Get the scoop
  • Attend Destination College

    Destination College is one of the many ways we help New Hampshire families plan for college. Destination College is a free, in-person event that happens each spring. The event is for high school juniors and their families. You’ll attend college planning workshops, get tips about the application process, and attend a college fair.

    Learn more about Destination College
  • Build your college list

    There’s an almost endless number of schools out there. Your job is to narrow it down to the schools that might be right for you.

    Make your list of schools
  • Talk about financial aid

    Now is a good time to talk to your family about what you can afford to pay for college. And you’ll want to get up to speed on financial aid. Don’t stress – we’re here to help.

    Learn more about financial aid
  • Explore different paths

    Thinking about college alternatives, like a job, apprenticeship, or military service? You’ve got choices, and now’s the time to make a plan. Take a look at Explore Other Pathways to find out more.

    Find out more
  • Athletes can be recruited

    Coaches can start contacting and recruiting athletes starting in junior year.

    Become a college athlete

Senior Year

  • Attend college and career fairs

    College and career fairs are a perfect way to learn about lots of schools in one place. You can get answers to your questions. And you’ll have the chance to meet (and impress!) admissions representatives. Find out when the next local college fair is and register.

    Learn more
  • Write your essay

    Your college essay is an important part of your application, and it’s a great opportunity to let your personality shine through. Don’t leave it till the last minute. You’ll want time to write, re-write, and ask other people to edit it.

    Start writing
  • Explore different paths

    Maybe you’re considering something other than college – a job, an apprenticeship, or joining the military are just a few options. Now’s the time to build a solid plan. Take a look at Explore Other Pathways to find out more.

    Take a look
  • Athletes can make official visits

    Senior year is when athletes can make official college visits. Coaches can send you written letters offering athletic aid, and you can sign a National Letter of Intent (NLI).

  • Submit applications

    Get ready to apply! Learn all you need to know about the Common App, types of applications and admissions, and more at Get to Know the Application.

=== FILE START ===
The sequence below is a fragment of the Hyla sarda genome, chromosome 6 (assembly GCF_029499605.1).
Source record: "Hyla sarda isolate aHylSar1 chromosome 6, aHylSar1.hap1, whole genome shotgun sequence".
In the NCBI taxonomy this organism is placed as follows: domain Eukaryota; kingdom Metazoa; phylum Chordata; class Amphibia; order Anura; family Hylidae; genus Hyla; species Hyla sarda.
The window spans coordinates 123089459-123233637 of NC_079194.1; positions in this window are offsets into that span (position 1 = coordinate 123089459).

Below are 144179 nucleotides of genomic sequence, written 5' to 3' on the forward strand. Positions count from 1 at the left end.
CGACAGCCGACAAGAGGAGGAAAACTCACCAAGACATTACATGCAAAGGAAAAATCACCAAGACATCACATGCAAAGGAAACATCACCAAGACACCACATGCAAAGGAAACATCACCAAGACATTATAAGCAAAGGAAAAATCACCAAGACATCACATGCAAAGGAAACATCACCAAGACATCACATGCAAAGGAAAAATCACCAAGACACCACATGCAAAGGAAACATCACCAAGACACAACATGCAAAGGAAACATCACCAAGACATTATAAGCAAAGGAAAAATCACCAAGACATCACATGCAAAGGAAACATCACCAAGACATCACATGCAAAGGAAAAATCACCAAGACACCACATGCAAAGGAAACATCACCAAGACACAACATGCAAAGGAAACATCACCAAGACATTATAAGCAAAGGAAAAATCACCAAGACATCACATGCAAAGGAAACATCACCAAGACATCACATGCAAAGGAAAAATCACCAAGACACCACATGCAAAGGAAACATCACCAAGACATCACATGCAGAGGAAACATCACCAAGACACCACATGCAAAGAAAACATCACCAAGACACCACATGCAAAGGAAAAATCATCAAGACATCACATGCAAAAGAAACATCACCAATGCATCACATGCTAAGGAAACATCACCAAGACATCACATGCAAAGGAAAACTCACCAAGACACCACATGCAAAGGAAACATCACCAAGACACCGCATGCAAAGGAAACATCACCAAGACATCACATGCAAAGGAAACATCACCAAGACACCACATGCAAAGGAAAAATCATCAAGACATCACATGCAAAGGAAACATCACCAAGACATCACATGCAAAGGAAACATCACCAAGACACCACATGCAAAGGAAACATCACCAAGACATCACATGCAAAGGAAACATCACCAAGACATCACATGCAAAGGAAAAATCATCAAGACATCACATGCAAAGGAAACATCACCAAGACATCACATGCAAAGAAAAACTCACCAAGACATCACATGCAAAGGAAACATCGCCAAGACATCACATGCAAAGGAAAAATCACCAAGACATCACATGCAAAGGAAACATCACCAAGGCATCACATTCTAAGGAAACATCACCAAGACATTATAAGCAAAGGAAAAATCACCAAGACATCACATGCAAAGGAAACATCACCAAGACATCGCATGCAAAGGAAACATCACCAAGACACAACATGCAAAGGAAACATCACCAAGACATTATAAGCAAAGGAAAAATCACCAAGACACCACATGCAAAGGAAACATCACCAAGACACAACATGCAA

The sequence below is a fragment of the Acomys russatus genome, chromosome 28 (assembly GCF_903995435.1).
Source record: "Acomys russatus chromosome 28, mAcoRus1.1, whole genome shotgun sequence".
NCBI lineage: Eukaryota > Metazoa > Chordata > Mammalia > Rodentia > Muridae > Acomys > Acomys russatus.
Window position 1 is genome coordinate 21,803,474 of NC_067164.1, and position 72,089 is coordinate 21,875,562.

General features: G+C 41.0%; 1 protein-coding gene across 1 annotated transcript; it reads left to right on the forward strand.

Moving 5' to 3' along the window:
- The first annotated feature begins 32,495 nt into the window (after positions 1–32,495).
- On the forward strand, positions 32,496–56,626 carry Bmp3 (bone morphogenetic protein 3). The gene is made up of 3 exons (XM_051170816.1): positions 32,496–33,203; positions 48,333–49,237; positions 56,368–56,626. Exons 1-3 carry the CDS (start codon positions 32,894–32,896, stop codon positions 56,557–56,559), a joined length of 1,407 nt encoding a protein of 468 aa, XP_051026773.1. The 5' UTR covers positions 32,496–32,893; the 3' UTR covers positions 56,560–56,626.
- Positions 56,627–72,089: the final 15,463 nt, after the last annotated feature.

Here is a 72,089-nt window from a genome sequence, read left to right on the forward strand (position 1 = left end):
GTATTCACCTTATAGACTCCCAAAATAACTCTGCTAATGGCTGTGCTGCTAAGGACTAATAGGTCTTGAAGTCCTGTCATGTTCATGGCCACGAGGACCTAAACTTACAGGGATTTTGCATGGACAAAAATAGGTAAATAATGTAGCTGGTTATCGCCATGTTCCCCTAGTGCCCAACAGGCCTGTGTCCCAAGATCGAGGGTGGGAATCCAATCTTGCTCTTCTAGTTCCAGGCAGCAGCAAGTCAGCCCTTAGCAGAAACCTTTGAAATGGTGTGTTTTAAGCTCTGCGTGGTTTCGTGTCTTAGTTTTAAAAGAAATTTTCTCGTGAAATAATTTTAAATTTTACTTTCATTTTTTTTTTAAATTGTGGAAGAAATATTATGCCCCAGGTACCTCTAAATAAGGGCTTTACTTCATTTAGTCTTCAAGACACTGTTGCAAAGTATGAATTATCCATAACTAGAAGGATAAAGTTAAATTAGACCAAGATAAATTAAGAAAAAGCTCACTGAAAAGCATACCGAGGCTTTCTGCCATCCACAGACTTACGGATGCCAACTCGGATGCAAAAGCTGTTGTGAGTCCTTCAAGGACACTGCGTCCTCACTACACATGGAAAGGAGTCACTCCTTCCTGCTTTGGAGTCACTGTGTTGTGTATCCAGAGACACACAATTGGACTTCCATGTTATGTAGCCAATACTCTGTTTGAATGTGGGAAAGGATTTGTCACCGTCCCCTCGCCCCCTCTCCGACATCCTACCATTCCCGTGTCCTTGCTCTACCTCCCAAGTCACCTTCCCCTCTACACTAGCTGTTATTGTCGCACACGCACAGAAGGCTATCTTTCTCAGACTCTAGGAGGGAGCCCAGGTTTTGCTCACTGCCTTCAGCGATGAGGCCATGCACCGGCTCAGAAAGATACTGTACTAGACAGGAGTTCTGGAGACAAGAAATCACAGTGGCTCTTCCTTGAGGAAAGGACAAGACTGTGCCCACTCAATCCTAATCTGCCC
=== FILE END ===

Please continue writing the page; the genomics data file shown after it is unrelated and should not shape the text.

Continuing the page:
Get to know the application
  • Apply for financial aid

    It’s FAFSA time! Senior year is when you’ll need to complete your Free Application for Federal Student Aid (FAFSA). Different schools have different FAFSA deadlines, so make sure to keep track. For more information and tips, check out File Your FAFSA.

    File your FAFSA

After you're accepted

  • Understand your financial aid offers

    Financial aid may play a big part in deciding where to go to school. But offer letters can be tricky to understand and compare. We can help you figure it out. Check out Understand Financial Aid for more information. If you need more help, get in touch with us. We’re happy to help!

    Understand financial aid
  • Apply for loans

    Is there a gap between what you and your family can afford and what college will cost? That’s where loans come in. Federal and private loans have different benefits, and both types of loan can help you finance college costs. Granite Edvance can help you get the right loan.

    Learn funding options
  • Apply for scholarships

    Now is the time to apply for as many scholarships as possible. Search for scholarships through your school, in your hometown, across New Hampshire, and all over the country. More than 1.7 million scholarships are awarded in the U.S. each year – grab your piece of the pie!

    Search for scholarships
  • Complete your enrollment forms

    Once you’ve been accepted, you can breathe a sigh of relief – but your work isn’t done! You’ll need to fill out forms, send in deposits, sign up for orientation, and register for classes, among other tasks. Make sure you check your email and/or college portal regularly so you don’t miss next steps and deadlines.